Eriksson and Scolari centre stage in Chinese Super League title race
Sven Goran-Eriksson doesn't seem the type to have sweaty nightmares. But if any football figure can make this cool character sit bolt upright in bed, it must be Luiz Felipe Scolari. The Brazilian is a coach who has a habit of getting in the way of the Swede's success. This year, just a few months after Eriksson signed up with Shanghai SIPG in November 2014, he was joined in China by his old nemesis.
Just like the shark in Jaws 4 that followed the Brody family to the Caribbean, Big Phil arrived in the Chinese Super League -- hired by Guangzhou Evergrande, the southern powerhouse looking for a fifth straight domestic league championship. Eriksson must have been shaking his silver-topped head at the news, but at least it gives the 67-year-old of a chance of serving a freezing dish of revenge.
Without Scolari, the former England boss might have taken the Three Lions past the quarterfinal stage at the 2002 and 2006 World Cups and the 2004 European Championships. Instead, the moustachioed manager proved to be a step too far, once with Brazil and then with Portugal twice, even if he was helped on the latter occasions by the penalty shootout.
The drama is more sustained this time with Shanghai SIPG and Guangzhou Evergrande fighting it out at the top of the Chinese Super League with the winning post in sight. Both teams have spent big. After Scolari arrived in June, he wasted little time in bringing in Paulinho from Tottenham Hotspur for a fee of around € 16 million. A month later in came Robinho. These Brazilians were added to the existing formidable firepower of Ricardo Goulart and Elkeson. Guangzhou had gone samba in a serious way.
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Eriksson's squad is a little more cosmopolitan. In the close season he picked up Dario Conca, the Argentine playmaker who did so much to help Guangzhou take the 2013 Asian Champions League title, as well as achieve domestic success. Conca remains the most successful foreign import in recent Chinese Super League history and it will hurt Evergrande supporters if their former hero leads his new club to the championship -- almost as much as it hurt Al Ain fans in the UAE in July when Shanghai made Asamoah Gyan the most expensive player ever bought by an Asian club.
The top two teams have serious firepower, but until this season -- unlike their respective head coaches -- they did not have much of a rivalry. Shanghai SIPG were formed, under a different guise, in 2007 and only entered the top tier in 2013 just as they took their present name. A fifth-place finish in 2014 brought in Eriksson. He led SIPG to the top and all was going well until Sept. 12 and a home game with, you guessed it, Guangzhou Evergrande.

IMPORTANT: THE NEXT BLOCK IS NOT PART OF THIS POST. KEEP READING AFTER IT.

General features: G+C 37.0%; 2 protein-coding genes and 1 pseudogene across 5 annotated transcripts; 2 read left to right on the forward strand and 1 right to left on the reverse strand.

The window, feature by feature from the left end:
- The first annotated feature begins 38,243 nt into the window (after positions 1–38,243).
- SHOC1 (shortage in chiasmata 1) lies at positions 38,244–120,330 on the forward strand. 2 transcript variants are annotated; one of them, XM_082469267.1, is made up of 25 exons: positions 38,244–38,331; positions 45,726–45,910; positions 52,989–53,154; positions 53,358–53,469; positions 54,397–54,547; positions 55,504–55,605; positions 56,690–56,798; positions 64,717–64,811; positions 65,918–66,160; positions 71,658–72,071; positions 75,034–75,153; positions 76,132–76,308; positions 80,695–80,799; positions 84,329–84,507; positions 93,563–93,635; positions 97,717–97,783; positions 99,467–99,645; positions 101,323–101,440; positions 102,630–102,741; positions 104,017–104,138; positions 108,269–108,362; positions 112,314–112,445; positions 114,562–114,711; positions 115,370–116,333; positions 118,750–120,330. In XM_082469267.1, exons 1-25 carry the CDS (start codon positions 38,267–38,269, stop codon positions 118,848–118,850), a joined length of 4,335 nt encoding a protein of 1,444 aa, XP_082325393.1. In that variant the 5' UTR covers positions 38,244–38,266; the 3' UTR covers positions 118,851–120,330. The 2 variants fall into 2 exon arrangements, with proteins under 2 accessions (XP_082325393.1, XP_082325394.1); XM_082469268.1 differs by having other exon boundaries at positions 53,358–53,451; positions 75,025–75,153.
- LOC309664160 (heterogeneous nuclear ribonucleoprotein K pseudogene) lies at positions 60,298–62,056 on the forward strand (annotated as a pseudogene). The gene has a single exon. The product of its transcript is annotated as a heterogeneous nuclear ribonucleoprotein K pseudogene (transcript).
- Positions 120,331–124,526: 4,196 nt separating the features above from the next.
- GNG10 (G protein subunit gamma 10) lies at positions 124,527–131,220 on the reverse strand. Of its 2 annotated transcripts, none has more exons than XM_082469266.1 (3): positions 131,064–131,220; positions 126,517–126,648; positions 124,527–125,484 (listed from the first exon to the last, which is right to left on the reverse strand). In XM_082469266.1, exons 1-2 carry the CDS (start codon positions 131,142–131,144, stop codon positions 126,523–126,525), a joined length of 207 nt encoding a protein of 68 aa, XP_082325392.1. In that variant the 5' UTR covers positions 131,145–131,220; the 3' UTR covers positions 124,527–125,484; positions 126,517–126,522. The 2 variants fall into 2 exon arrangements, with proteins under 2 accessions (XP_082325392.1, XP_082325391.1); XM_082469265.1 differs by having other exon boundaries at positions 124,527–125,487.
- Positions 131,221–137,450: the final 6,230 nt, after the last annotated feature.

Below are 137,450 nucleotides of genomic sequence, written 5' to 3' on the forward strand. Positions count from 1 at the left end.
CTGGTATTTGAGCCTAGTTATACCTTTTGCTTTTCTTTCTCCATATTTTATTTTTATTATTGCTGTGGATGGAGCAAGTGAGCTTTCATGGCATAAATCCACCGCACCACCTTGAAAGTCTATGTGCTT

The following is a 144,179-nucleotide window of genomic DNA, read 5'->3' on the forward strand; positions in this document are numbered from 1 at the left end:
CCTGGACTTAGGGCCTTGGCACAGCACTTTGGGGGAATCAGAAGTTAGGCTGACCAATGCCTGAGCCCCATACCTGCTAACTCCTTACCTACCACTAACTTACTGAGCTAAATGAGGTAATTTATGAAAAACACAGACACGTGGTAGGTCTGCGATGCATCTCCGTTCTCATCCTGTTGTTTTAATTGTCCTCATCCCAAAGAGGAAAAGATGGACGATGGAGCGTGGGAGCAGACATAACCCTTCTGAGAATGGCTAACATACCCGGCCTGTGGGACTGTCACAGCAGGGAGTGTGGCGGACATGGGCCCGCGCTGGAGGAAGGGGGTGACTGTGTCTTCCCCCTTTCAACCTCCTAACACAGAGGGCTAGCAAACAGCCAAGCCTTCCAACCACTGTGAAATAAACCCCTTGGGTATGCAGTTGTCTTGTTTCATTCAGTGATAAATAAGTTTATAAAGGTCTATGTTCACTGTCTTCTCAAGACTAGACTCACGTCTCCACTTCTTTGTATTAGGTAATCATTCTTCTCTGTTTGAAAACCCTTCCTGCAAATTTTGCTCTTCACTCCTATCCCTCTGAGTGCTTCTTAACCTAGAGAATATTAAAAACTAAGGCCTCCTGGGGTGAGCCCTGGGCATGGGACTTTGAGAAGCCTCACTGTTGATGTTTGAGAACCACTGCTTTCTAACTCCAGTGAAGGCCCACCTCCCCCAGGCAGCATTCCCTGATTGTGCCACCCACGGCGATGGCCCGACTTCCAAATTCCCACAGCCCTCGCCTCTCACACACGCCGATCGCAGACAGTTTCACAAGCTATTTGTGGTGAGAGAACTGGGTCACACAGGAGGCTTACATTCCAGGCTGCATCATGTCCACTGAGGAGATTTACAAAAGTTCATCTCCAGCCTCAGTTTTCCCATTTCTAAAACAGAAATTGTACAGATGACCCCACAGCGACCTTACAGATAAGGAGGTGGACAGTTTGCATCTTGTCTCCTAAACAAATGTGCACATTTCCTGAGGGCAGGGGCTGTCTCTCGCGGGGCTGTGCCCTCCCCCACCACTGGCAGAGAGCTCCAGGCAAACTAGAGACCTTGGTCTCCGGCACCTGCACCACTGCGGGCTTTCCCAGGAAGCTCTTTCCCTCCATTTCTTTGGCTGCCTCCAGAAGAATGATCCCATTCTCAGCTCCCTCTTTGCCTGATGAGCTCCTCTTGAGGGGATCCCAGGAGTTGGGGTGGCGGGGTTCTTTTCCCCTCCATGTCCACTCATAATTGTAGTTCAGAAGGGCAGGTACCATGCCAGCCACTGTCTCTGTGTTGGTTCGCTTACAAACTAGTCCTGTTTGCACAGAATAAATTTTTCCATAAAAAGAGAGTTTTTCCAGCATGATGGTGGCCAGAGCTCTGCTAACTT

To set the scene, there were six games of the season remaining. Shanghai were top, a point above the visitors. A home win and the Swede would have moved four points clear with just 15 left to play for. The stadium was a 25,000 sell-out. In the end, however, it was Guangzhou standing tall.
So was Eriksson, watching stony-faced as Scolari high-fived his players. Perhaps he was thinking back to Shizouka or Lisbon or Gelsenkirchen but this loss, on home soil, had been more convincing than any of those neutrally inflicted defeats.
The goals came from the Brazilians. Robinho, Elkeson and Goulart all got on the scoresheet in a 3-0 win that was clinical and classy. Guangzhou played like a team that has won the last four Chinese titles. There was a fluency and a belief about the team.
There is one consolation for Eriksson that could not be offered after the three England losses to Scolari (though the injury to star signing Gyan is a major worry as the Ghanaian is expected to be out for a month) -- the title race is not over yet. Saturday's win over Guizhou put Shanghai back on top and while Guangzhou have a game in hand and a much better goal difference, there are reasons to be cheerful.
Not only do Guangzhou have the two legs of the Asian Champions League semifinal against Gamba Osaka to worry about, but in domestic terms, Shanghai's run-in looks much easier. The next game is the toughest, away at Shandong Luneng, themselves with an outside chance of the title. But then two of Shanghai's three remaining games are at home and all are against mid to lower-mid table opposition. Of course, it is not always that easy but there are points available for Eriksson and his men.
Guangzhou's remaining games are tough with only one at home and that comes against Shandong. First is a derby with Guangzhou R&F on Monday, a fixture that has been tough to handle for the champs in recent years and it all ends with the toughest trip possible -- a final game showdown Beijing Guoan. There is no love lost between last season's runners-up and Guangzhou. A full house at the Beijing Workers' Stadium would love nothing more than to deprive their rivals of a fifth title, though there would be a few mixed feelings at seeing the trophy head to Shanghai.
For fans in the capital it would be the lesser of two evils, but Eriksson would surely not mind, as when it comes to Scolari he has historically been the lesser of two rivals. The Swede needs some success against Scolari and missing out once more would be tough to take. Recently he lost the battle with the Brazilian, but there is just enough time to win the war.
Asian expert John Duerden is the author of Lions and Tigers: Story of Football in Singapore and Malaysia.Twitter: @JohnnyDuerden.